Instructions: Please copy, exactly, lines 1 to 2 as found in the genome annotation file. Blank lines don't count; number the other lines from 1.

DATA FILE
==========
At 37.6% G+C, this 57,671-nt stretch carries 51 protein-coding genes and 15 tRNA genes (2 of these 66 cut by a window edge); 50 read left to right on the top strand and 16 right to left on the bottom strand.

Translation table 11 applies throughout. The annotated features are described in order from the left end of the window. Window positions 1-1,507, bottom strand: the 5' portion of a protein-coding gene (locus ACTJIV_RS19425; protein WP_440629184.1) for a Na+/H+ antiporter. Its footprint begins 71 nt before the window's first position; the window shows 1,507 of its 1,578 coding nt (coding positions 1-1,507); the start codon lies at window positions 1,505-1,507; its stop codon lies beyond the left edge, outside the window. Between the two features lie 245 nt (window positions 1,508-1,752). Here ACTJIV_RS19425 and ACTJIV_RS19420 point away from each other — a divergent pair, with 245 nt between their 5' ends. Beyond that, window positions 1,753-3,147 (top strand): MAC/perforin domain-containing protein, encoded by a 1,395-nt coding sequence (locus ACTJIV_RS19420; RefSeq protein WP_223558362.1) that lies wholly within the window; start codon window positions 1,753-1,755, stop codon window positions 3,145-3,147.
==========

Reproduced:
At 37.6% G+C, this 57,671-nt stretch carries 51 protein-coding genes and 15 tRNA genes (2 of these 66 cut by a window edge); 50 read left to right on the top strand and 16 right to left on the bottom strand.

Translation table 11 applies throughout. The annotated features are described in order from the left end of the window. Window positions 1-1,507, bottom strand: the 5' portion of a protein-coding gene (locus ACTJIV_RS19425; protein WP_440629184.1) for a Na+/H+ antiporter. Its footprint begins 71 nt before the window's first position; the window shows 1,507 of its 1,578 coding nt (coding positions 1-1,507); the start codon lies at window positions 1,505-1,507; its stop codon lies beyond the left edge, outside the window. Between the two features lie 245 nt (window positions 1,508-1,752). Here ACTJIV_RS19425 and ACTJIV_RS19420 point away from each other — a divergent pair, with 245 nt between their 5' ends. Beyond that, window positions 1,753-3,147 (top strand): MAC/perforin domain-containing protein, encoded by a 1,395-nt coding sequence (locus ACTJIV_RS19420; RefSeq protein WP_223558362.1) that lies wholly within the window; start codon window positions 1,753-1,755, stop codon window positions 3,145-3,147.